Last year I set a goal to start writing in my journal daily.
Greg McKeown, author of Essentialism, gives this advice:
Only allow yourself to write one sentence a day in your journal for the first week or so.
Once the one-sentence-a-day goal becomes a habit,
write two sentences.
Always leave yourself wishing you could write more.
It will help pull you back to your journal each day.
Many of us believe that if we can’t write three pages a day, there’s no point in writing anything at all---right?
As I’ve tried to write daily in my journal, I have come up with three reasons why I write regularly:
1. You can tell your journal ANYTHING and she won’t judge you.
My journal has become my sounding board.
The bestie I can count on any time I need to bear my soul.
I never need to worry about filtering what I tell her--she knows exactly what’s in my heart:
the good, the bad, and definitely the ugly.
2. Getting your thoughts out of your brain and onto paper can be all sorts of enlightening.
Just the other day I was feeling less than stellar, so I pulled out my petite little journal (it fits right in my purse) and started writing--
no filtering, no judging, no editing.
Wouldn’t you know, I was ever so surprised to discover some feelings of jealousy and resentment that I didn’t even know were there on the surface---
because I kept pushing them away almost instantly and automatically anytime I felt them come up.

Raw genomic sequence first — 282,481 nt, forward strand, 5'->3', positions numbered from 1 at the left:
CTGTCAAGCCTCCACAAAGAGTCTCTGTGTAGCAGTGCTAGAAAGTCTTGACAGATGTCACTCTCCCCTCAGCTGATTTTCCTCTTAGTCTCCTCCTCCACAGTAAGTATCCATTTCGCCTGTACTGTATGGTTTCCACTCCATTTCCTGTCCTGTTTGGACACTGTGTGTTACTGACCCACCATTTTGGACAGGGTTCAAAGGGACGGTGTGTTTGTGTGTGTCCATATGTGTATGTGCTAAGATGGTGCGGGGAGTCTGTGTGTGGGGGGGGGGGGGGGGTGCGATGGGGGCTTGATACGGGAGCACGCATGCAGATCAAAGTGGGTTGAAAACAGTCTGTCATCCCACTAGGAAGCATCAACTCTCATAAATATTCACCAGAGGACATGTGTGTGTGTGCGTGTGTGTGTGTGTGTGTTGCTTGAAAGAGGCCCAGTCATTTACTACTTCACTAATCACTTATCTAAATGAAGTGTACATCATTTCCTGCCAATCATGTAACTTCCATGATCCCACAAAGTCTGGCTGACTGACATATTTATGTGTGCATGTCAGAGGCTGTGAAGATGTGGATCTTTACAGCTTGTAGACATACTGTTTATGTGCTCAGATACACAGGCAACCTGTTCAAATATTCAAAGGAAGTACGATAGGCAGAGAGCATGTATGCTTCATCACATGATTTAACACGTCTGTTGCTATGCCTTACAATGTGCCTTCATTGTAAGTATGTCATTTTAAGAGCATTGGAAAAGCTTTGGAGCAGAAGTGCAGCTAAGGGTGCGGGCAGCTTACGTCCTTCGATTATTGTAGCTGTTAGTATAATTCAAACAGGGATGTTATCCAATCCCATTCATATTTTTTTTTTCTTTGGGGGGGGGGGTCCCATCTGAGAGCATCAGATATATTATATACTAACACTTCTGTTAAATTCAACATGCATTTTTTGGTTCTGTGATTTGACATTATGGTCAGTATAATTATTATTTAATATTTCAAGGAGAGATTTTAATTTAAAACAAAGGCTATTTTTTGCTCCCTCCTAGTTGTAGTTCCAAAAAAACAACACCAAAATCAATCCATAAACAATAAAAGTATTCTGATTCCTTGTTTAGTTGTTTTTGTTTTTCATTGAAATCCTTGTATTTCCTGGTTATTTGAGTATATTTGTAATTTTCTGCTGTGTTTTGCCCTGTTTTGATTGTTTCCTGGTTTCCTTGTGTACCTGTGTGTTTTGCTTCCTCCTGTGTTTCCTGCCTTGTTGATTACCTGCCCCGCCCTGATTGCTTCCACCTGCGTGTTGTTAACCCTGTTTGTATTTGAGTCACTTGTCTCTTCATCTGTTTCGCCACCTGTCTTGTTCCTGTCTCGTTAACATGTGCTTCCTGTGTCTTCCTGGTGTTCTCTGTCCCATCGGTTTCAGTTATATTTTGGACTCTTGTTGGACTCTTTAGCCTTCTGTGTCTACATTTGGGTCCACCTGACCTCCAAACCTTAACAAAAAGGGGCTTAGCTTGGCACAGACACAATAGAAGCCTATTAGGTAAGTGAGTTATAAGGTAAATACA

Why was I doing that?
Because “good moms” aren’t supposed to feel resentment.
“Caring friends” aren’t supposed to feel jealous.
But guess what?
EVERYONE feels resentment from time to time.
And EVERYONE feels jealous.
It doesn’t make us horrible,
it makes us human.
3. Once you see clearly what you are thinking, you can decide if your thoughts are helping you or hurting you.
And mama, if they’re hurting you, you don’t have to think them anymore!
Did you know that?
You are allowed to believe whatever you want.
When I discovered I was feeling jealousy,
I dug deeper into what thoughts were causing that and I realized that they weren’t helping me be my best self.
And they weren't even true.
So I found some new empowering thoughts to replace them.
I rewrote the story in my brain.
That is a powerful exercise.
And the feelings of resentment?
Well, I’m still working on those.
But I’m getting closer each day to appreciating the fact that I have a broom to clean with and a floor that needs sweeping.
Because it makes living in the crumb factory that is my kitchen floor a happier place to be.
And it’s possible to love even the messy parts of motherhood.
In what ways do you believe journaling would help you understand yourself more completely?
If you desire to make writing a daily habit, challenge yourself to write in your journal every day for the next week.
And only allow yourself one sentence.